You can put some light dressing (top-dress/top soiling) on your lawn every three weeks. If there are sudden storms that wash away your lawn's top soiling, then you might want to do more of some light dressing.
Late spring is the time to watch for bugs. You may see some holes on your lawn sometimes. It may look like someone spiked your yard. These are mostly done by either moles or crows digging up the grubs. So you surely don’t want to make your lawn look ugly. Removing those grubs is the solution to prevent moles from digging up holes in your lawn again.
Look at our lawn bugs/grubs treatment here.
Moreover, you should look for lawn fungus during this time as you are going to get a lot of rains and temperatures rising, making it moist. Apply Fungicides to treat your lawn. Otherwise, you may have a horrible lawn like this. (image)
Don’t forget to keep your lawn short. You may have to cut it every 4-5 days. Grass height of around 1 and a half inch will be fine. Not more than that!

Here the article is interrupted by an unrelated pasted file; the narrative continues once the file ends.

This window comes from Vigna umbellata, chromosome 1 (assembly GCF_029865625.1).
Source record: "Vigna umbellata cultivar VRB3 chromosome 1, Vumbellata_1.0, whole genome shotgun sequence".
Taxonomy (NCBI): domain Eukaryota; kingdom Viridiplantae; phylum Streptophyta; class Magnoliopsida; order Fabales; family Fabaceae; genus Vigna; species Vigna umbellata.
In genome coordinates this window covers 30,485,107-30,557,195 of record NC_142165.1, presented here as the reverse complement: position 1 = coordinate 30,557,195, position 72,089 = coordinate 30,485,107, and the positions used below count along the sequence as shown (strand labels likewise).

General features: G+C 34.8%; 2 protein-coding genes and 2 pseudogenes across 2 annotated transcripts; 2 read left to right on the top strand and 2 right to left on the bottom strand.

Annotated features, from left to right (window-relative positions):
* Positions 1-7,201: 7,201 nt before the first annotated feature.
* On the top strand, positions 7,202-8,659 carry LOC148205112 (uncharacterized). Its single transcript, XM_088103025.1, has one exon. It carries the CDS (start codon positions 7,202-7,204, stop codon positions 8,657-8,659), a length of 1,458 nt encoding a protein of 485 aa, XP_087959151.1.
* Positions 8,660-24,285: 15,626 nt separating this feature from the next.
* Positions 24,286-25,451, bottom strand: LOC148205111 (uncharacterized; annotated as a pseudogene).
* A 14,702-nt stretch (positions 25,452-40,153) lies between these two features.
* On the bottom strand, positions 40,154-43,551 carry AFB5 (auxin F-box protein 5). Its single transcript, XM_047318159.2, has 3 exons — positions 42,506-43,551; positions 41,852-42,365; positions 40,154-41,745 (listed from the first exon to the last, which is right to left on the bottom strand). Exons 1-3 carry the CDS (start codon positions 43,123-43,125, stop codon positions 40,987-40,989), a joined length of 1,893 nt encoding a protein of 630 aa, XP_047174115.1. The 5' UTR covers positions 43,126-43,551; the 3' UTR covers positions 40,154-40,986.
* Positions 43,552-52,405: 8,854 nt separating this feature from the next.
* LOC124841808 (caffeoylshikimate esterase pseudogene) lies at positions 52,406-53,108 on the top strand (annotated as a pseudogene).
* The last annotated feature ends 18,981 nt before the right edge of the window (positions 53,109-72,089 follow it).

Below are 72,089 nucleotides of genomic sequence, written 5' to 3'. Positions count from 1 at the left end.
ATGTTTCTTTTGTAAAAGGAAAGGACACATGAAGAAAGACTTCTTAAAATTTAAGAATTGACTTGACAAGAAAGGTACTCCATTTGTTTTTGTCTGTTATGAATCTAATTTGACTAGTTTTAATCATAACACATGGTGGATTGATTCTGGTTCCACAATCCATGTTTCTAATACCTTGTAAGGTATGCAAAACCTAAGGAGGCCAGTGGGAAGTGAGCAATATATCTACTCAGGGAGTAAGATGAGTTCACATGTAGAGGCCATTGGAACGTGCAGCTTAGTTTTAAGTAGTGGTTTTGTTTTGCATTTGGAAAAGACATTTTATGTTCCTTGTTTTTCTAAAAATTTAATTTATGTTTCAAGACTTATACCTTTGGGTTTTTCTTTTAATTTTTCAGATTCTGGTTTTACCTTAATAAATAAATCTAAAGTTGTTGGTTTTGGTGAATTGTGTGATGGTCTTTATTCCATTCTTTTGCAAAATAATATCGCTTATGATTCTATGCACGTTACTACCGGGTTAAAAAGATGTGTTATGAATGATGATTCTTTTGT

In drought or no rain conditions, there might be chances of burnouts of the bermudagrass. In that case, we can take several steps to prevent our lawns from burnout issues:
1. Add an extra 1/2 to 1½ inches of the grass height at high-temperature conditions. This might prevent some scorching heat to enter that may cause burnouts.
2. Make sure you have a good layer of thatch. About a quarter inch of thatch would be perfect. In case you don't have thatch, use mulch or clippings. Thatching is very crucial to
keep the organic properties of soil in good condition.
3. Some sprinkles of water in the early mornings can be very helpful. Be cautious about your watering patterns. Low water may lead to fungus infection. We recommend watering your lawn during the mornings as most of the water would be soaked or dried. If it's impossible to water during the morning and you have short water issues, you could apply disease preventers to avoid fungus.